Cole Horn and MBF Cooley Permission To Land. USEA/ Leslie Mintz Photo



Finally, DHI Showman (Elvis Ter Putte x Bubertha) is Buck Davidson’s other mount on this partially qualified list. The warmblood gelding is owned by Sami Crandell, a junior rider who competed the gelding at the 2019 YEH East Coast Championships. Davidson took over the ride in 2020 and has successfully competed the horse through the Intermediate level, recently winning their division at the Rocking Horse Spring H.T. in April. They earned their CCI2*-L MER last year and just need a CCI3*-S under their belts to be eligible for the grant.

DHI Showman and Sami Crandell. USEA/Leslie Mintz Photo



Horses have until September 20, 2021, to earn their qualifications for La Mondial du Lion. Still, the USEA requires all owners to notify the USEA of their intention to compete for the Holekamp/Turner Grant by September 1. Four months still provides a large window of opportunity for these horses in contention, so let the race to Le Lion begin!

For questions or to inquire about the Holekamp/Turner Grant and The Dutta Corp. prize, contact [email protected].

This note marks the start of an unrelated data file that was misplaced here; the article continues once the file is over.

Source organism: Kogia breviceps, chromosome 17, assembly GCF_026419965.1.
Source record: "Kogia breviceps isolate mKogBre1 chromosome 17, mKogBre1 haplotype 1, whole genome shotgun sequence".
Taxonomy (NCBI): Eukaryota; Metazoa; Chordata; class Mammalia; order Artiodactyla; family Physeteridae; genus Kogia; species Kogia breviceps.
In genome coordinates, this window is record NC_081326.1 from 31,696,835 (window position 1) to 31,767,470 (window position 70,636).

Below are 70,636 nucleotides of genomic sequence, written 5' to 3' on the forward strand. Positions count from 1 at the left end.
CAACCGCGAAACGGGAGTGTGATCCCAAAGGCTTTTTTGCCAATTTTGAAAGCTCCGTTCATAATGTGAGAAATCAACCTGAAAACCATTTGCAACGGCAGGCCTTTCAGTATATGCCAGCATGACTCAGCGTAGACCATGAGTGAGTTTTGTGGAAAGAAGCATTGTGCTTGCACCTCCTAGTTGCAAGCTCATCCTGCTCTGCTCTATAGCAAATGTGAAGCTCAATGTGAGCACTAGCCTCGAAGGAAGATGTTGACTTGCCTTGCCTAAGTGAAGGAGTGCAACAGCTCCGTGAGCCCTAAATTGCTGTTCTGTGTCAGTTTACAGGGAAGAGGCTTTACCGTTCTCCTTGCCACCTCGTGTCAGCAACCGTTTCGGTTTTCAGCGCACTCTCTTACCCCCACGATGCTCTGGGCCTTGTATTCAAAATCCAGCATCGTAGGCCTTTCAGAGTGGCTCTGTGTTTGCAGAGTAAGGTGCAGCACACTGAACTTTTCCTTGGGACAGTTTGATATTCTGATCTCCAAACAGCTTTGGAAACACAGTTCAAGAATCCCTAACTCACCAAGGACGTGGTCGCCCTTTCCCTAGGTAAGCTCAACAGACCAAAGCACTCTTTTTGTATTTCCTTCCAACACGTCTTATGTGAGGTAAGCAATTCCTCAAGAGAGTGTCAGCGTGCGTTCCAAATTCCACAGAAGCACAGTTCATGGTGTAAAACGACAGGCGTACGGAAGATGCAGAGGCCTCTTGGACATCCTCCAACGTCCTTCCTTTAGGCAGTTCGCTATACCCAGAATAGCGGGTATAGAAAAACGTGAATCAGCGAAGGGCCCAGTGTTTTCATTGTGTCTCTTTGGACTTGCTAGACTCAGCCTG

About the USEA Young Event Horse Program

The Young Event Horse (YEH) Program was first established in 2004 as an eventing talent search. Much like similar programs in Europe, the YEH program was designed to identify young horses aged four and five that possess the talent and disposition to, with proper training, excel at the uppermost levels of the sport. The ultimate goal of the program is to distinguish horses with the potential to compete at the four- and five-star levels, but many fine horses that excel at the lower levels are also showcased by the program.

The YEH program provides an opportunity for breeders and owners to exhibit the potential of their young horses while encouraging the breeding and development of top event horses for the future. The program rewards horses who are educated and prepared in a correct and progressive manner. At qualifying events, youngsters complete a dressage test and a jumping/galloping/general impression phase. At Championships, young horses are also evaluated on their conformation in addition to the dressage test and jumping/galloping/general impression phase. Click here to learn more about the Young Event Horse Program.

The USEA would like to thank Bates Saddles, SmartPak, Standlee Hay Company, Parker Equine Insurance, Etalon Diagnostics, and Saratoga Horseworks for sponsoring the Young Event Horse Program. Additionally, the USEA would like to thank The Dutta Corp., Title Sponsor of the Young Event Horse Championships.

Jun 19, 2021 Editorial